Results: The SCR value in Group I was 1.06 ± 0.13 and in Group II, 1.17 ± 0.16. Using the paired t-test to compare the creatinine values revealed that the difference between the two groups was statistically significant (p = 0.00001). By comparing the SCR levels with the severity of the periodontal disease, the mean value for mild periodontitis cases was 1.1 ± 0.12; for moderate periodontitis cases, 1.09 ± 0.25; and for severe periodontitis cases, 1.14 ± 0.14. ANOVA test values between the groups showed a statistical significance (p %3C; 0.01).
Conclusion: The results from this study showed an inverse relationship between SCR levels and periodontitis. The causal relationship between periodontitis and low SCR could not be established. This inverse relationship might confound the analysis of the link between renal function and periodontal disease. From the results of this study, we conclude that considering other indices such as cystatin C and creatinine clearance is preferable, to explore the association between renal function and periodontal disease.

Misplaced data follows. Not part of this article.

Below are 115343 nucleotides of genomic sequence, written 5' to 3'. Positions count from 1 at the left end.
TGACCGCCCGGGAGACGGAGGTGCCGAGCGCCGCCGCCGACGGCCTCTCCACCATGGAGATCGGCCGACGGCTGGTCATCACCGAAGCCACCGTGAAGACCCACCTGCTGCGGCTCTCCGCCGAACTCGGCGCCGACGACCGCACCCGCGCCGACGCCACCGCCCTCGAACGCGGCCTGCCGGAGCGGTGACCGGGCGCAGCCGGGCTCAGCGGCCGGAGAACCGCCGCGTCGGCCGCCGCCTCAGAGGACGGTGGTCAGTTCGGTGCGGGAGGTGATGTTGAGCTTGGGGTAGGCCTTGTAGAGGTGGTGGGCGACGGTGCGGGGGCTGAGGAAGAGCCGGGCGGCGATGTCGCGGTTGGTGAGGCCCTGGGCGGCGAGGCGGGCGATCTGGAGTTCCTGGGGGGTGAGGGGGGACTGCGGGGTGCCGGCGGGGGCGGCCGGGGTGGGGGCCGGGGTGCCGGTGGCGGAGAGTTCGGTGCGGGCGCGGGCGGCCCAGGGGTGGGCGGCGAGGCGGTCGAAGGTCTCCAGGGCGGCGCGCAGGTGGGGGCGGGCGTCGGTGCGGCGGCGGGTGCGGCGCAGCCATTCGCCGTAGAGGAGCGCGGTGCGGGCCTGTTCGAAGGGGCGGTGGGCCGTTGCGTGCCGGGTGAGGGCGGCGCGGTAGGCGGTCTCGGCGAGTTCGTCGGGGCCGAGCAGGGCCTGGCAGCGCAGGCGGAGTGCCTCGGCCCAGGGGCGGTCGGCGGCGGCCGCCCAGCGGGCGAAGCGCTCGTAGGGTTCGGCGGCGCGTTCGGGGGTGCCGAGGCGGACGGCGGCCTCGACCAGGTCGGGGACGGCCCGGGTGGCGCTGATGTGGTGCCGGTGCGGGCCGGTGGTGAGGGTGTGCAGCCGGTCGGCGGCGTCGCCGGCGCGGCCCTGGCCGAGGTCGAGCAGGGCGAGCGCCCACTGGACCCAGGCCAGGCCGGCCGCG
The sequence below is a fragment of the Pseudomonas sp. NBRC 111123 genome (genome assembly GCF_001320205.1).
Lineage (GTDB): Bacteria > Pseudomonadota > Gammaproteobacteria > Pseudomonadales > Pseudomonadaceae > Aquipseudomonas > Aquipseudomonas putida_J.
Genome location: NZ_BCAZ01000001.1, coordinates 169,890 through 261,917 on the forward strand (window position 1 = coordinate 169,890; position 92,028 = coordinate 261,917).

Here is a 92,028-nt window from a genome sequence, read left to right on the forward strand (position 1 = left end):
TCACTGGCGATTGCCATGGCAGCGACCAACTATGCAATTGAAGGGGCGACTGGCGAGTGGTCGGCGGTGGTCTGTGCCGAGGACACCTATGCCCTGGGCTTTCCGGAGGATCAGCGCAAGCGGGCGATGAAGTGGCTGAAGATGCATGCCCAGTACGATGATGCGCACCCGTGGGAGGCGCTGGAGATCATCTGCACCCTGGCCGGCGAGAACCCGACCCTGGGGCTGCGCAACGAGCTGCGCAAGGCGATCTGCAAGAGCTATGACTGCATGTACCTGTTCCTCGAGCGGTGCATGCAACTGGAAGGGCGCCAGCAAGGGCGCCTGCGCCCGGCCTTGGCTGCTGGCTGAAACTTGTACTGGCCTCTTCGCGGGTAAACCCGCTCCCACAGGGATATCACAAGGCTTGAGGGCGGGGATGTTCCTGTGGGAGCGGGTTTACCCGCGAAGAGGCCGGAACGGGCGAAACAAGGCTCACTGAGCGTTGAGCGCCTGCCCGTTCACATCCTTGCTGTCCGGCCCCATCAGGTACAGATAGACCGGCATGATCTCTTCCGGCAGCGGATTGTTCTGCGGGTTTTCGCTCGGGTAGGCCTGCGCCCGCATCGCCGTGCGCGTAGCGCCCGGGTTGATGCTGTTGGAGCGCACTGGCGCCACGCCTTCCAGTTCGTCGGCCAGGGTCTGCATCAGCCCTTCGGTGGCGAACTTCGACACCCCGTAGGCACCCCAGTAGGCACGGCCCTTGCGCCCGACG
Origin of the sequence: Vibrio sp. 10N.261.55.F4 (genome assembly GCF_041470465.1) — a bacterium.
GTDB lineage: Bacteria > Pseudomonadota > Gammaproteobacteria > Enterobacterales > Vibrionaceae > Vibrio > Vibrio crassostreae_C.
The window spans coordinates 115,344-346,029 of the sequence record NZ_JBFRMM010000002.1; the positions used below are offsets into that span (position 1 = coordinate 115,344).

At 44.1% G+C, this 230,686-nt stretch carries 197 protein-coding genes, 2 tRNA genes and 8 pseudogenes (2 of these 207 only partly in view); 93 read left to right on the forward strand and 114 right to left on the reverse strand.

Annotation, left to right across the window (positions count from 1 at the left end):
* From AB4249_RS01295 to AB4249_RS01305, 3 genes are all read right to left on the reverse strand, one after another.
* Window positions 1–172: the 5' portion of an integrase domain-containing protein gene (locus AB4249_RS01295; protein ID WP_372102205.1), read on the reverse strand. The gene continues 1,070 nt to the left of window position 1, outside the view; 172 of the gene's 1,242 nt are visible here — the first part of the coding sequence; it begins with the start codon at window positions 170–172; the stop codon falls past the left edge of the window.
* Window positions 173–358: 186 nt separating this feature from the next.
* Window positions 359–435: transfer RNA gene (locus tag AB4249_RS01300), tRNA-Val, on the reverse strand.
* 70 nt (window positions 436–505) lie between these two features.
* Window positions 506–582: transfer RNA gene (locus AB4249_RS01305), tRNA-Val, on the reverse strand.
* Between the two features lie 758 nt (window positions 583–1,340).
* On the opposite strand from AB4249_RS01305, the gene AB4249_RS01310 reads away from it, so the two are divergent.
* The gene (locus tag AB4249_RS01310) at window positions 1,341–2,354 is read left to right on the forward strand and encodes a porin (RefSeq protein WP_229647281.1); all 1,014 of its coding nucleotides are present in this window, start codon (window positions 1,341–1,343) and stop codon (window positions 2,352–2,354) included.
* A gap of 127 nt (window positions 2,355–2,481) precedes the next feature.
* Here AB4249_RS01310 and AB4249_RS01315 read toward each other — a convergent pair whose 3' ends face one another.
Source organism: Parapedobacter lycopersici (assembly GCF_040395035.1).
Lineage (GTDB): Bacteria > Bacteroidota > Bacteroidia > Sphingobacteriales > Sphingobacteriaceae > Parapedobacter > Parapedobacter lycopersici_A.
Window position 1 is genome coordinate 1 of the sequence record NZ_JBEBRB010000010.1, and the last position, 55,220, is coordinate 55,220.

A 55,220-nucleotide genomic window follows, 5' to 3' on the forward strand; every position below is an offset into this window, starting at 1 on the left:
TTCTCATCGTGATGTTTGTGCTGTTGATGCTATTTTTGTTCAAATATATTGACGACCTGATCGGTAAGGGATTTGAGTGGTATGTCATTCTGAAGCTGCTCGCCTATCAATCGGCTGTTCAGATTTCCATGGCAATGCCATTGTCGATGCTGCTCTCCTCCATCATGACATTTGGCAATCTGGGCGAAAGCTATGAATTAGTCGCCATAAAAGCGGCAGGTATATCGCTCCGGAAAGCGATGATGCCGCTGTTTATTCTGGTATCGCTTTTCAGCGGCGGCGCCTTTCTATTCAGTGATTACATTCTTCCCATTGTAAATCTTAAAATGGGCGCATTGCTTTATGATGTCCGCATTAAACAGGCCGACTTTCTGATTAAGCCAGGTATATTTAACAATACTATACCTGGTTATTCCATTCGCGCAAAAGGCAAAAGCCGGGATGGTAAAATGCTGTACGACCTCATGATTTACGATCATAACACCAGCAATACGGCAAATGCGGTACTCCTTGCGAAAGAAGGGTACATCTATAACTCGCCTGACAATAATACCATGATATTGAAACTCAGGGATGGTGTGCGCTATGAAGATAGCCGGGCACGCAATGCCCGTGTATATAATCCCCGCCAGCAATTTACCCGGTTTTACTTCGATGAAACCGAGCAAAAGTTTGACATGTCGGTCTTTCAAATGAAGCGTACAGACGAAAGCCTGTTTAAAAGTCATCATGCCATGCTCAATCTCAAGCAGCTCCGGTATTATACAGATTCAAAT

Keywords: Association, Periodontitis, Renal diseases, Serum creatinine..
Periodontitis by definition is the infectious disease resulting in inflammation within the tissues supporting the teeth, progressive loss of attachment, and bone loss.1 The link between periodontal disease and other systemic diseases has been extensively explored in the past two decades, leading to the emergence of a new branch of periodontology, the periodontal medicine. Periodontal infections have been found to adversely affect systemic health such as diabetes mellitus, preeclampsia atherosclerotic vascular disease, and metabolic syndrome.2–6
The common risk factors for renal dysfunction are diabetic mellitus, hypertension, and atherosclerosis diseases. Recently, systemic chronic inflammation has been speculated as risk factor for impairment of kidney function. Periodontitis, being a long-term inflammatory condition, can pose as one of the nontraditional risk factors. Serum creatinine (SCR) is considered as an indicator for renal function.7 Serum creatinine levels and glomerular filtration rates (GFRs) are the widely used indicators of renal function.8